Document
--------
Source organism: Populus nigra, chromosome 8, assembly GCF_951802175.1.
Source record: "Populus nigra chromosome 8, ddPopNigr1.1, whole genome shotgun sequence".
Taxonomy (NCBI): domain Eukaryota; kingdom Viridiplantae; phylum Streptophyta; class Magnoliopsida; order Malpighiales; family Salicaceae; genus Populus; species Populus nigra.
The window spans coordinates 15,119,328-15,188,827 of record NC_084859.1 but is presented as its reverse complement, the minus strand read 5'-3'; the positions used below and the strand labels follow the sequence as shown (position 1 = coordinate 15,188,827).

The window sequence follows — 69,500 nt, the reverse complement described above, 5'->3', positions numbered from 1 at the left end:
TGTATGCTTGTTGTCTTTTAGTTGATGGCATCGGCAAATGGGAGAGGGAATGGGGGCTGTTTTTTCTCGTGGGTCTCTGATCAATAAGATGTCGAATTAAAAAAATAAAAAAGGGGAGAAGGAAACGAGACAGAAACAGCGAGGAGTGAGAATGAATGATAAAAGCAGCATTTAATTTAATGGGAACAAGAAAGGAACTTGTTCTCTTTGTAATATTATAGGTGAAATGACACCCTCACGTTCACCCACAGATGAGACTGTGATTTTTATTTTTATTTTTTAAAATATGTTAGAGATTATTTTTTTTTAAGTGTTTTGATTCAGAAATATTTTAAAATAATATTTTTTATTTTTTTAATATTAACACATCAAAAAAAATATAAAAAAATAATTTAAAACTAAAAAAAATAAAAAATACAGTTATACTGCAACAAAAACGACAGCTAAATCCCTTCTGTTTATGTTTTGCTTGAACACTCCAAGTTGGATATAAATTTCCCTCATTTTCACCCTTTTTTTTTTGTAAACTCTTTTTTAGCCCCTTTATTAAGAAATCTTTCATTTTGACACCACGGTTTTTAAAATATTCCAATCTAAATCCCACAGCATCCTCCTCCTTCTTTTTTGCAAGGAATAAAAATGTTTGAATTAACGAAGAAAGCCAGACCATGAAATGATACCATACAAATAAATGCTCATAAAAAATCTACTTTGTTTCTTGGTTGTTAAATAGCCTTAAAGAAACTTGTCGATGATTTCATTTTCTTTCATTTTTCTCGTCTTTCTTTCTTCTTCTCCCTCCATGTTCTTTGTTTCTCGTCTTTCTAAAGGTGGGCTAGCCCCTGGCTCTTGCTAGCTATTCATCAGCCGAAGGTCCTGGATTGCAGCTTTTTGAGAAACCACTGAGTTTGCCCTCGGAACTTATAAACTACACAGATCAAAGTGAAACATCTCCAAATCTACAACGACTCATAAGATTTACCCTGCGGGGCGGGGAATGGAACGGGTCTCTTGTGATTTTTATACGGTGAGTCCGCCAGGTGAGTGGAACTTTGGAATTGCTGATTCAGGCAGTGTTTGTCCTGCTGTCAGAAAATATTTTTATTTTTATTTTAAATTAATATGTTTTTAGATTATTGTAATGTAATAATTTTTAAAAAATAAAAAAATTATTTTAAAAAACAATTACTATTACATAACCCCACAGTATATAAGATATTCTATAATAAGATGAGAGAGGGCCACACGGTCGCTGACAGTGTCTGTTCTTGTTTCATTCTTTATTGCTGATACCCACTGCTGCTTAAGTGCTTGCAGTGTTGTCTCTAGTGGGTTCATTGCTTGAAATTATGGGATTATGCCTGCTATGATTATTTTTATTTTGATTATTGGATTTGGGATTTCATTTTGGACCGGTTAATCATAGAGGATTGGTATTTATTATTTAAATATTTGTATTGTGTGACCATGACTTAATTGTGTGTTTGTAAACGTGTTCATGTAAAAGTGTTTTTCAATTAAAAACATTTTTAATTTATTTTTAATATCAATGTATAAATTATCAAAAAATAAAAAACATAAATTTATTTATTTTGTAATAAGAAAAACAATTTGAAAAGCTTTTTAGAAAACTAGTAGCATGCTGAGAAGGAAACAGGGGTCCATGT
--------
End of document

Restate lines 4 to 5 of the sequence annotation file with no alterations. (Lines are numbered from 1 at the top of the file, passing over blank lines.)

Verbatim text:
The window spans coordinates 15,119,328-15,188,827 of record NC_084859.1 but is presented as its reverse complement, the minus strand read 5'-3'; the positions used below and the strand labels follow the sequence as shown (position 1 = coordinate 15,188,827).

The window sequence follows — 69,500 nt, the reverse complement described above, 5'->3', positions numbered from 1 at the left end: